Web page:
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'Comrade Duch,' Infamous Commander Of Khmer Rouge Prison, Dies In Cambodia

Former Khmer Rouge prison chief Kaing Guek Eav appears in a courtroom of the Extraordinary Chambers in the Courts of Cambodia in 2007.
Tang Chhin Sothy AFP via Getty Images
Former Khmer Rouge prison chief Kaing Guek Eav appears in a courtroom of the Extraordinary Chambers in the Courts of Cambodia in 2007.

The commander of a notorious Khmer Rouge prison where thousands of people were executed and tortured during the communist regime's brutal rule over Cambodia in the 1970s, has died at age 77.

Kaing Guek Eav, better known as Comrade Duch, was serving life in prison for war crimes and crimes against humanity when he died early Wednesday, according to a spokesman for the tribunal that found him guilty in 2010.

He had been ill for years, and the spokesman provided no details on the cause of death.


Duch led the regime's Tuol Sleng prison, code-named S-21. He was one of the few Khmer Rouge officials to admit any responsibility for the 1975-79 genocide that ultimately left 1.7 million Cambodians dead from execution, overwork or starvation.

Only a handful of inmates survived their time in Tuol Sleng, a fact that he himself acknowledged during his war crimes trial. An estimated 14,000 people died there during the Khmer Rouge rule, some of them regime officials accused of disloyalty.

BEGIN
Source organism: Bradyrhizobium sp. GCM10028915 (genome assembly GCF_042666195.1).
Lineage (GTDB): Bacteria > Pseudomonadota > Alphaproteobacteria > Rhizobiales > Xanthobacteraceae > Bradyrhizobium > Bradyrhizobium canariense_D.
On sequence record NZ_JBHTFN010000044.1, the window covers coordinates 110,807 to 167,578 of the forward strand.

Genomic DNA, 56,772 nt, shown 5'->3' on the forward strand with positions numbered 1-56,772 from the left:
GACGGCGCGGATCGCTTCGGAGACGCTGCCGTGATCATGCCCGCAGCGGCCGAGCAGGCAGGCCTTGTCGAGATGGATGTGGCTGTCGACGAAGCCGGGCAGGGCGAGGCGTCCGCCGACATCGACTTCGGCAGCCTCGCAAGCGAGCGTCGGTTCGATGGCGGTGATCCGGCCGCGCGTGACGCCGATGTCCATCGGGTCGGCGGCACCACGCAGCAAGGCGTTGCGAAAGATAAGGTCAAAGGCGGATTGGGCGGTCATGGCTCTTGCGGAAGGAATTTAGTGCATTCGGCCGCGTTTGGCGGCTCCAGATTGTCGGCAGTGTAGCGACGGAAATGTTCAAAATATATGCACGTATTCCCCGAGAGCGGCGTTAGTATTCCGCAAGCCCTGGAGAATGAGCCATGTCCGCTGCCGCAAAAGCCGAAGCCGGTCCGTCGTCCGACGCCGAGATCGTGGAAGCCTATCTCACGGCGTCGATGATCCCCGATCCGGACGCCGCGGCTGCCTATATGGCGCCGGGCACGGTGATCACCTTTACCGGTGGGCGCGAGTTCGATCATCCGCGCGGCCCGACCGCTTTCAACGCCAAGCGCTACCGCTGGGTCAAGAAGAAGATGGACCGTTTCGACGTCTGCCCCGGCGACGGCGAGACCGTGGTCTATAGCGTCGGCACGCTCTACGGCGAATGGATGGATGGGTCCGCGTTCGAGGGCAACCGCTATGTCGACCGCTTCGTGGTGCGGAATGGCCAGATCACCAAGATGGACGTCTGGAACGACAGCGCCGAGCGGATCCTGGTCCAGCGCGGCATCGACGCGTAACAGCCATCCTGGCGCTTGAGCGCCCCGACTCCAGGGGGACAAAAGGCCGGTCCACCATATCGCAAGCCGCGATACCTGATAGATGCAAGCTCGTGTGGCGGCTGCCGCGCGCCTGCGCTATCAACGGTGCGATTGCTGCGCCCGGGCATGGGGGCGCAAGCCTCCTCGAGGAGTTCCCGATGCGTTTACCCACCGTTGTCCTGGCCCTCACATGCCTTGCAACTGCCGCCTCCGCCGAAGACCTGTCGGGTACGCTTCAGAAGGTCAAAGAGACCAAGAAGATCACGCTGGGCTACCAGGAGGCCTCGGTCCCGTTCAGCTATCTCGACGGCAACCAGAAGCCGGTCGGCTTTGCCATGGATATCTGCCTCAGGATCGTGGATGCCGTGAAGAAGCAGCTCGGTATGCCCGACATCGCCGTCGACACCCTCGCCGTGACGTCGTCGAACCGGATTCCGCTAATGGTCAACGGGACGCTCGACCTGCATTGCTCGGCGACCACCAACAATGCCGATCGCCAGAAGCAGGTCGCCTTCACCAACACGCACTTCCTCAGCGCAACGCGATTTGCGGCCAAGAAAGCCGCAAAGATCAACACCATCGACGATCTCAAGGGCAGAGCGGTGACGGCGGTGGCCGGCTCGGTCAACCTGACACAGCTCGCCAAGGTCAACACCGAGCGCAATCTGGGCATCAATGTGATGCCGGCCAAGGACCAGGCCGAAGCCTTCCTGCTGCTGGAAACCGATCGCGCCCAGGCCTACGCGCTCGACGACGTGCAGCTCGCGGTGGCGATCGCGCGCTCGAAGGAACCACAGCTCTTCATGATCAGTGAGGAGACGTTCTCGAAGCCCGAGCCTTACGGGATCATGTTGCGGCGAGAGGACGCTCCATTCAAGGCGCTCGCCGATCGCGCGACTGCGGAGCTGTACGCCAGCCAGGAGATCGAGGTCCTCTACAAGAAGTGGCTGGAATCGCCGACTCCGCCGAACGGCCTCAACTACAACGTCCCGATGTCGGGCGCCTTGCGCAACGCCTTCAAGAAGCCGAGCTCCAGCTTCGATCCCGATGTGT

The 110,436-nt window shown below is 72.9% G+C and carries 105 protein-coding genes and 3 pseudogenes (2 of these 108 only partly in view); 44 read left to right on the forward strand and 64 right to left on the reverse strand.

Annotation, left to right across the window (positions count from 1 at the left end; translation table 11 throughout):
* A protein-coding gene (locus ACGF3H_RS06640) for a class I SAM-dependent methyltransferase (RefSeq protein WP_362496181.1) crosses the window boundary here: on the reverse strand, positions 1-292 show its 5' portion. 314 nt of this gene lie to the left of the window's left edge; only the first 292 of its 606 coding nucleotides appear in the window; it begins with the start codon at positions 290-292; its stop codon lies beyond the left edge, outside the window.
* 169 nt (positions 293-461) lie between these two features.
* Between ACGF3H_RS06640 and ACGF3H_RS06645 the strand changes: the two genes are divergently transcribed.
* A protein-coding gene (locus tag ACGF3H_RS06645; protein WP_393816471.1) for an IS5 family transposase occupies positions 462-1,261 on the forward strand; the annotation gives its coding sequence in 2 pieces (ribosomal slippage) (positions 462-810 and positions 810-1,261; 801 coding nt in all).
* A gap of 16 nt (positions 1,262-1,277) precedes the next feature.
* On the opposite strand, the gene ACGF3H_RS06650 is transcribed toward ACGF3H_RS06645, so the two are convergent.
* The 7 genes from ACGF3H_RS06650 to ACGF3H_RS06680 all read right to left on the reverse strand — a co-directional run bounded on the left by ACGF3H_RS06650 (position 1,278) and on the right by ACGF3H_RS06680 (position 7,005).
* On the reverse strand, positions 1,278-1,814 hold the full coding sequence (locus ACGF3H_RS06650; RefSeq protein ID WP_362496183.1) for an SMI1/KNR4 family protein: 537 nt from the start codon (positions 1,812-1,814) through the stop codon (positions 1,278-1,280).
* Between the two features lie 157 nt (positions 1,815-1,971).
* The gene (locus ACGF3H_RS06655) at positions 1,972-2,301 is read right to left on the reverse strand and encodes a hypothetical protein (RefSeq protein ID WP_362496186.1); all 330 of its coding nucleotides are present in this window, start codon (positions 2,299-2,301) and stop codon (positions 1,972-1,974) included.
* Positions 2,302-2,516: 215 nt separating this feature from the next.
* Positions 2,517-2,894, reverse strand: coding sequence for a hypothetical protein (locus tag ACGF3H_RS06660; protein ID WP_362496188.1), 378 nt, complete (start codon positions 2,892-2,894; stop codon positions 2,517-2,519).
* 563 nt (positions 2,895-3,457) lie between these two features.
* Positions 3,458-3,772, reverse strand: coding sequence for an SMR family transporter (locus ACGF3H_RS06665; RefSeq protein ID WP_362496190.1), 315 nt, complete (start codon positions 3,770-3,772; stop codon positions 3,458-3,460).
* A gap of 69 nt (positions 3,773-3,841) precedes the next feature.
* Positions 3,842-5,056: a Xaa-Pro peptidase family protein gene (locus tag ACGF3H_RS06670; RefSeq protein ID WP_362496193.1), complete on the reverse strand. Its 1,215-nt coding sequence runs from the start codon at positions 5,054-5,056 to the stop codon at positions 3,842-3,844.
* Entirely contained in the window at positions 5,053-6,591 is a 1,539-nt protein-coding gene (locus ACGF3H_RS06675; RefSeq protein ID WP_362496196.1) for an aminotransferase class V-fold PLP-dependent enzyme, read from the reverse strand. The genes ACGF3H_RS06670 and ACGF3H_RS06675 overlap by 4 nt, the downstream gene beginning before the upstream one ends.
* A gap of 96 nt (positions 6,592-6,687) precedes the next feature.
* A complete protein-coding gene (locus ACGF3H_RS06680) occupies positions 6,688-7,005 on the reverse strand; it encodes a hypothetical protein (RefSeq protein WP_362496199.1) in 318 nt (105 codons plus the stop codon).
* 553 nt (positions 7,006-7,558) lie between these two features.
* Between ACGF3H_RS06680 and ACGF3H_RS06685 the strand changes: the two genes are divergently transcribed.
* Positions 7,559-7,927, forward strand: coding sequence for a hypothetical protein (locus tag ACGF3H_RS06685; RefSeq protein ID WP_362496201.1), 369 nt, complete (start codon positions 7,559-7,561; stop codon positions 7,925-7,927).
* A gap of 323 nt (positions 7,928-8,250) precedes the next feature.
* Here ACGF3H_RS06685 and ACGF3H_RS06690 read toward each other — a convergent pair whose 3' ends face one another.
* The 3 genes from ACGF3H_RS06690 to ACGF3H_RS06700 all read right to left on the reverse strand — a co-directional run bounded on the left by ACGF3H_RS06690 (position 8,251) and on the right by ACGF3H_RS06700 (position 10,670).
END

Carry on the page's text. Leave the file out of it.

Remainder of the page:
In sometimes chilling testimony before a United Nations-backed tribunal in 2009, Duch, a former school teacher who was the first senior Khmer Rouge official to face trial, tearfully apologized to the families of victims and testified that those who arrived at Tuol Sleng had little hope of ever leaving.

"Everyone who was arrested and sent to S-21 was presumed dead already," he said.

The tribunal heard graphic testimony of torture at the prison that included the use of electric shocks, burning with hot metal and ripping out of toenails to extract forced confessions of often fabricated crimes.


But Duch faced justice only after trying to hide from it for two decades following the 1979 toppling of the Khmer Rouge after an invasion by neighboring Vietnam. In 1999, he was found by a journalist who tracked him down in a remote region of Cambodia.

In the years between the fall of the Khmer Rouge government and his discovery, Duch had converted to Christianity. After his capture, he publicly asked for forgiveness.

Even so, he and his legal team mounted an aggressive defense at the tribunal, sometimes quibbling over technicalities that might weigh in his favor and ultimately asking the court for an acquittal, which did not come.

Duch's death follows the death of Nuon Chea nearly a year ago. Nuon Chea, who died at 93, had served as Khmer Rouge leader Pol Pot's chief lieutenant. Known as "Brother No. 2," he was considered a chief architect of the regime's genocide.

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